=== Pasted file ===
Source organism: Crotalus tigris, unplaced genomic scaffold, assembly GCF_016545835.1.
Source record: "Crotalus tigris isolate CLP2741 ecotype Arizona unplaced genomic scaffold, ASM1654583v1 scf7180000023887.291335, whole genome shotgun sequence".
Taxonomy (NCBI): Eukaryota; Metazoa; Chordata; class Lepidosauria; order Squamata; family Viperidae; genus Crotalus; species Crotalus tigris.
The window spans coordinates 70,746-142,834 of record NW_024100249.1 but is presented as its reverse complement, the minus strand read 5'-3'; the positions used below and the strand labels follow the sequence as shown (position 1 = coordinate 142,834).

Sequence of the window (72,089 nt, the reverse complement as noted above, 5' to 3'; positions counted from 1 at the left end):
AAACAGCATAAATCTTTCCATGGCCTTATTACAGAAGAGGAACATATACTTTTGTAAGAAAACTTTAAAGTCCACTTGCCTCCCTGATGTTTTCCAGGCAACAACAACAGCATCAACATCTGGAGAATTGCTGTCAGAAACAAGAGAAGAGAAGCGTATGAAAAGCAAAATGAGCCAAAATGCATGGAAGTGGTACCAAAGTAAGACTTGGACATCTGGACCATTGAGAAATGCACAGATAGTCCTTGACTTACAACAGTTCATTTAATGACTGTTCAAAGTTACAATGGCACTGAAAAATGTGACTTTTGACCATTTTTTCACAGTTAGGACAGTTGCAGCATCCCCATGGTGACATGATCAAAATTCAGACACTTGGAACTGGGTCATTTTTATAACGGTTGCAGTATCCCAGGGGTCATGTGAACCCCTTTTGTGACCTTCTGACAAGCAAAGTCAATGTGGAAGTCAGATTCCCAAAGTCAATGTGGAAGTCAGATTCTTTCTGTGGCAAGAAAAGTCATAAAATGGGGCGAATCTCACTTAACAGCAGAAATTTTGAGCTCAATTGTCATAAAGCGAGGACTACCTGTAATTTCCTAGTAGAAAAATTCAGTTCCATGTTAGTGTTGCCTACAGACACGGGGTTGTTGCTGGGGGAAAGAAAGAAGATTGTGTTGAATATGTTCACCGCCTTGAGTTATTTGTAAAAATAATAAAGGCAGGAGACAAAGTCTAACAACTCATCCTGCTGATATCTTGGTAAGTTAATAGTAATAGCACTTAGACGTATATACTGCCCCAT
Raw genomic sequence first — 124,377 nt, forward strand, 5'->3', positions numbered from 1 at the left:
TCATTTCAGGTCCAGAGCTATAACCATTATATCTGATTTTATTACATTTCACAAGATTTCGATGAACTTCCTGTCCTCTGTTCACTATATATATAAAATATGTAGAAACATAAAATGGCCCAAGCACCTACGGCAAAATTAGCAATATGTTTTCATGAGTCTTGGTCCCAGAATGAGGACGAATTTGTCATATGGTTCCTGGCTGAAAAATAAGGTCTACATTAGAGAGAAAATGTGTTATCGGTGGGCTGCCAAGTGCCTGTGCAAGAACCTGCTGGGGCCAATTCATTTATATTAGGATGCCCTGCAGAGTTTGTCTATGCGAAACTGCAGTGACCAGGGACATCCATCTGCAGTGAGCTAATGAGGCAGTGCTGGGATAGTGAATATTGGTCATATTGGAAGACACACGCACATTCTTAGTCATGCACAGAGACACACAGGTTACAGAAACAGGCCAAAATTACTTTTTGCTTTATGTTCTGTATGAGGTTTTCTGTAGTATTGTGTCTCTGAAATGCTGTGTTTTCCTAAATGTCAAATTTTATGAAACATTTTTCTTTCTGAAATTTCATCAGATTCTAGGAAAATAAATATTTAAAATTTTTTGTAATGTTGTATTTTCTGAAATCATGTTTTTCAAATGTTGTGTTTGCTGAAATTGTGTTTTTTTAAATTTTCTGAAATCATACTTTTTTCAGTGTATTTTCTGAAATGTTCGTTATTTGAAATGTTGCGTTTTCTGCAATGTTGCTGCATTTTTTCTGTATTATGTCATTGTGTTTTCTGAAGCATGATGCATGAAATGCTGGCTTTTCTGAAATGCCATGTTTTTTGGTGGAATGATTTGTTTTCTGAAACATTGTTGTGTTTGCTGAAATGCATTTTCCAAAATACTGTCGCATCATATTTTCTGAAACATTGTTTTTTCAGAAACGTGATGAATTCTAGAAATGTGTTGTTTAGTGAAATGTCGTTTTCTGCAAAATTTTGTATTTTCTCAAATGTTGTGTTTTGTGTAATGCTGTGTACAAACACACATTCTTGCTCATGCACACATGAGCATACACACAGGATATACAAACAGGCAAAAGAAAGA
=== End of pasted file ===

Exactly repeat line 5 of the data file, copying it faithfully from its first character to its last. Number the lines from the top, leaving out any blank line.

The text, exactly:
Sequence of the window (72,089 nt, the reverse complement as noted above, 5' to 3'; positions counted from 1 at the left end):